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Ala., Ga. immigration laws head in front of appeals court
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ATLANTA — Lawsuits challenging Alabama’s and Georgia's laws targeting illegal immigration went back before a federal appeals court Friday as attorneys for both sides asked judges to reconsider the crackdowns in light of a recent Supreme Court decision.

The state of Georgia filed papers with the 11th U.S. Circuit Court of Appeals arguing that its law should be upheld based on the Supreme Court ruling on a similar law enacted by Arizona. However, Alabama conceded that parts of its law similar to the Arizona statute were blocked by the Supreme Court decision while saying other sections should be allowed to take effect, including a provision that requires public schools to check students’ citizenship status.

Opponents in both states argued that lawmakers there overstepped their authority in passing laws that encroach on federal powers.

The Supreme Court upheld a section of Arizona's law that requires police to check the immigration status of those they stop for other reasons. It also struck down three key sections that would: require all immigrants to obtain or carry immigration registration papers; make it a state criminal offense for an illegal immigrant to seek work or hold a job; and allow police to arrest suspected illegal immigrants without warrants.

The 11th Circuit in March heard arguments in challenges to both Georgia and Alabama’s illegal immigration crackdowns, but the three-judge panel said at the time that it would wait to rule until after the Supreme Court had acted in the Arizona case. Friday was the deadline for lawyers in those cases to submit new briefs based on the Supreme Court ruling.

One part of Georgia’s law that was blocked last year by a federal judge is “more tempered” but “bears close similarity in all respects” to that section, Georgia’s lawyers argue in their filing with the 11th Circuit. Georgia’s law would authorize law enforcement officers to try to verify a suspect’s immigration status during an investigation if the officer has probable cause to believe the person has committed a criminal violation.

But neither the Georgia law nor Alabama law limits the duration of immigration statute determinations and could lead to people being detained for excessive lengths of time for status verification, the opponents’ court filings argued. The Supreme Court did express concerns about such detentions and said Arizona’s law should be read to avoid concerns that status checks could lead to prolonged detention.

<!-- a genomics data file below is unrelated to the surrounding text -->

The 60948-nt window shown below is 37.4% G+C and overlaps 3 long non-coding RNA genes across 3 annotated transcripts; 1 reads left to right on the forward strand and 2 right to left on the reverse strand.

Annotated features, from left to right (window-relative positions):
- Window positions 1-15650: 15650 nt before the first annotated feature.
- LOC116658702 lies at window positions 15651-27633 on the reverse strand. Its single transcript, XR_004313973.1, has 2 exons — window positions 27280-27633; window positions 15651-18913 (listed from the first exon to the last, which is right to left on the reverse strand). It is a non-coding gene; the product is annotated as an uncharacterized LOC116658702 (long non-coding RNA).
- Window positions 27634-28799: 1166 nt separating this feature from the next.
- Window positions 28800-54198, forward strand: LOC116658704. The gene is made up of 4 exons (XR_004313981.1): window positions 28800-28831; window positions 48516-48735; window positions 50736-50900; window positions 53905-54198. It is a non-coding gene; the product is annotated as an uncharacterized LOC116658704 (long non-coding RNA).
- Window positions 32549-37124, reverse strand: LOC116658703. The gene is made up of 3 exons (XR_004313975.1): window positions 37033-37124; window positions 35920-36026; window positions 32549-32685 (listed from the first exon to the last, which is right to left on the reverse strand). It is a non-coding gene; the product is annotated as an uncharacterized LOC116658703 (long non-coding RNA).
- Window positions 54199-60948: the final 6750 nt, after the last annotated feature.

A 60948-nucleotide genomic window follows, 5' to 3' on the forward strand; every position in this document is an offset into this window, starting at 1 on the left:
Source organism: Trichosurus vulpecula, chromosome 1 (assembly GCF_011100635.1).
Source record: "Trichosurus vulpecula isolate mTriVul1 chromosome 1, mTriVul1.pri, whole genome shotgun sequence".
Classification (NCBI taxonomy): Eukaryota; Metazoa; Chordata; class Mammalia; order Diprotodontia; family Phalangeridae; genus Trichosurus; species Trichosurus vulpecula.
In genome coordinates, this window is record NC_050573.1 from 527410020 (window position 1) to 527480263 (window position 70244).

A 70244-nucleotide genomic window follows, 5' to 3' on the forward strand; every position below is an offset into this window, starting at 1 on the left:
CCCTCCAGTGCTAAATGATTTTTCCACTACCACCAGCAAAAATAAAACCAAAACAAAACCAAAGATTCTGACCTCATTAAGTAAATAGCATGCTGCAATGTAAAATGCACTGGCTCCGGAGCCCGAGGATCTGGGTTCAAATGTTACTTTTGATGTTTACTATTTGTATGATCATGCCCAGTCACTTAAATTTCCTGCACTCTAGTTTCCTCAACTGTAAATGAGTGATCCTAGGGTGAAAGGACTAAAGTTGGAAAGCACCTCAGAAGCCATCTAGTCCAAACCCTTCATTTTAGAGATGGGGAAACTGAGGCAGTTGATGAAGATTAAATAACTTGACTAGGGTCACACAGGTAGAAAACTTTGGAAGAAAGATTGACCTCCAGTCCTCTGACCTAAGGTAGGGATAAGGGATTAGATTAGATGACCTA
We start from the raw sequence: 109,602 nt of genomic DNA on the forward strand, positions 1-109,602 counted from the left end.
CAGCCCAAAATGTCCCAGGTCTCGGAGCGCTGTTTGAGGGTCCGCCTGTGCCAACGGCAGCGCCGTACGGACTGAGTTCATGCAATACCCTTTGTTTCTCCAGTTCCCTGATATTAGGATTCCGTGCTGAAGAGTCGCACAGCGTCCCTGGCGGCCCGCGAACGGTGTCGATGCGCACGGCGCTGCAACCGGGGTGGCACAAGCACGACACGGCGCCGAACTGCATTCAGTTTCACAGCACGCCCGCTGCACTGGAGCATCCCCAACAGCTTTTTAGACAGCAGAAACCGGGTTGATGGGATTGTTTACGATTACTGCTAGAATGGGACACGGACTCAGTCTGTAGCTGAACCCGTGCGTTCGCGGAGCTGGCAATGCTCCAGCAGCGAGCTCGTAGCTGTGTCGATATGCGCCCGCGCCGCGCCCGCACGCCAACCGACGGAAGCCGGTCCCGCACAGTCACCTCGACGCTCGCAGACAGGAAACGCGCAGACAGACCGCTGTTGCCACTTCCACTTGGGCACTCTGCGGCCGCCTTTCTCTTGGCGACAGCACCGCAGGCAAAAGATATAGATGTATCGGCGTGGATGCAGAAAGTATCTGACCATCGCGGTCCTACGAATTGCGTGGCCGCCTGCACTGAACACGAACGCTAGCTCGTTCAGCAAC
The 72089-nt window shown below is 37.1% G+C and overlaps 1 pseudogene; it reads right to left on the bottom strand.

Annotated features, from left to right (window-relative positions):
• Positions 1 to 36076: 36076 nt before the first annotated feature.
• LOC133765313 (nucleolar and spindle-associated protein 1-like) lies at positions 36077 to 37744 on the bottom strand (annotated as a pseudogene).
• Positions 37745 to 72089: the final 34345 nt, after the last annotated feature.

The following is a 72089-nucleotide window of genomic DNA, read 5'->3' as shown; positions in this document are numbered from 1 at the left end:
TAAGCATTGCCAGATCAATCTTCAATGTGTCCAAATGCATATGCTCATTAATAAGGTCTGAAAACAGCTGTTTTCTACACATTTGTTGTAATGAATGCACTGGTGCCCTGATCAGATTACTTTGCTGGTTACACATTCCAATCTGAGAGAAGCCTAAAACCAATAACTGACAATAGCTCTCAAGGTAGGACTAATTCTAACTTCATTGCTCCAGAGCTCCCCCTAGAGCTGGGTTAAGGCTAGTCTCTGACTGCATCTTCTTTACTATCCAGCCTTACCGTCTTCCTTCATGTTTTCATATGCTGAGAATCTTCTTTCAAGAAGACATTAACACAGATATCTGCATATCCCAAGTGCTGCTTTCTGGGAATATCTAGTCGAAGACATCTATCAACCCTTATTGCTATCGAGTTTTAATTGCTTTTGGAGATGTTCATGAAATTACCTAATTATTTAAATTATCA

Georgia’s law does not contain provisions that are similar to the sections of Arizona’s law that were struck down by the Supreme Court, Georgia’s court filing says. Opponents of the law say a second section of Georgia’s law that was blocked last year and that would make it a crime to transport or harbor an illegal immigrant during the commission of another offense violates some of the same principles as the Arizona law provisions that were struck down. Georgia’s lawyers argue that that section mirrors federal law and does not hinge on the immigration status of the person committing the crime. But parts of the Arizona law were tossed because they fell under the responsibility of the federal government, not the states, and opponents of Georgia’s law say the state is going beyond its authority because it “prohibits a different, broader range of conduct than the federal harboring law.”

The state of Georgia makes a key distinction between the challenges to the Georgia and Arizona laws. Arizona's law was challenged both by activist groups and by the federal government, while Georgia's was challenged only by a coalition of activist groups and individuals. The Supreme Court heard only the federal government challenge to Arizona's law.

Groups including the Hispanic Interest Coalition of Alabama and the Southern Poverty Law Center argued that the Supreme Court ruling that blocked much of Arizona's law means sections of the Alabama law also are unconstitutional. Parts of the Alabama law are "indistinguishable" from Arizona's, opponents argued, including sections that make it a crime for illegal immigrants to seek work or fail to register.

Alabama's one-of-a-kind requirement that public schools check the citizenship status of students is unconstitutional because it amounts to an unconstitutional registration scheme, critics of the law claimed. The state argued, however, that legislators' reworking of the law this year eliminated a problematic section and means the citizenship checks should go forward.

Critics argued that changes to Alabama's law didn't fix the problems that made it unconstitutional to begin with.

A big part of the challenges to the state laws targeting illegal immigration has centered on federal pre-emption, whether the states are overstepping their authority by wading into immigration regulation. Georgia argues in its court filing that the private parties that challenged its law don't have the standing to argue against the law on pre-emption grounds.

Critics of the state laws also argue that they could lead to racial and ethnic profiling. The states have argued that the laws specifically prohibit profiling.

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